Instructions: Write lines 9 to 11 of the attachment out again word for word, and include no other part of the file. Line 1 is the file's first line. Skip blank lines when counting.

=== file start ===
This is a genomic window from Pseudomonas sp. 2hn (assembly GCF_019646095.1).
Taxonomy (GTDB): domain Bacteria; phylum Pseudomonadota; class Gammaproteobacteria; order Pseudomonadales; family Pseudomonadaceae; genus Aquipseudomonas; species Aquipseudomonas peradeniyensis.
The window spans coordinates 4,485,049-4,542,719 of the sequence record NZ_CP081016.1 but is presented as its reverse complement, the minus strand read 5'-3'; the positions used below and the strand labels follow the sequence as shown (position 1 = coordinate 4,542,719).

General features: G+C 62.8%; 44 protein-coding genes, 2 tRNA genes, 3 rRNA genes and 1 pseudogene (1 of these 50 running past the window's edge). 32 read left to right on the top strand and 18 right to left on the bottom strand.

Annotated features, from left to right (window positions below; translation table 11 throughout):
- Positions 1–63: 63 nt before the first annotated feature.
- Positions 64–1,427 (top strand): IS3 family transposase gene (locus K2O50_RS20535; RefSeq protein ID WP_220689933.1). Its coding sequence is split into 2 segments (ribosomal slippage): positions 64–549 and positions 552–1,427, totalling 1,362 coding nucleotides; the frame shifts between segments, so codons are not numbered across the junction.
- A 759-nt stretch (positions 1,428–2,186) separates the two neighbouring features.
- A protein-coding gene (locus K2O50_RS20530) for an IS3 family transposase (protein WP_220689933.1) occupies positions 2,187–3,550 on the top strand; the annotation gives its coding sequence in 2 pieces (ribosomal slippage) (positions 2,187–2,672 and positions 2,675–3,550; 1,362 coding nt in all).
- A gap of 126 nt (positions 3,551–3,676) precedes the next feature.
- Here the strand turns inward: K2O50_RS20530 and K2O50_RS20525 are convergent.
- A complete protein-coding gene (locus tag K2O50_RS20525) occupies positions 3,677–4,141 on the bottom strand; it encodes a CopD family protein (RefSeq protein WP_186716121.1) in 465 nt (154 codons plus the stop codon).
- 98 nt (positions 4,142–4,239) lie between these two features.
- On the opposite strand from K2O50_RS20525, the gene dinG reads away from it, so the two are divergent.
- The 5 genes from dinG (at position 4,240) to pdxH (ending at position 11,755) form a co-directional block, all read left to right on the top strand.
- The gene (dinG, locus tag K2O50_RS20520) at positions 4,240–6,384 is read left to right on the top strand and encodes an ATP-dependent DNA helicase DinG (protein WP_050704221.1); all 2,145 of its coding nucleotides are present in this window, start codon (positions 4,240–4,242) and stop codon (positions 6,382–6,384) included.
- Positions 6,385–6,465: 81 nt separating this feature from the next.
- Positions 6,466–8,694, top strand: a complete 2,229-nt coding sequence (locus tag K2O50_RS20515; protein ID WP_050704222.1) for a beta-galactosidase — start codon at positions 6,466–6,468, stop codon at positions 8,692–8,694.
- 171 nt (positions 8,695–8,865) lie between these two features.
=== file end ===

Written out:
- A protein-coding gene (locus K2O50_RS20530) for an IS3 family transposase (protein WP_220689933.1) occupies positions 2,187–3,550 on the top strand; the annotation gives its coding sequence in 2 pieces (ribosomal slippage) (positions 2,187–2,672 and positions 2,675–3,550; 1,362 coding nt in all).
- A gap of 126 nt (positions 3,551–3,676) precedes the next feature.
- Here the strand turns inward: K2O50_RS20530 and K2O50_RS20525 are convergent.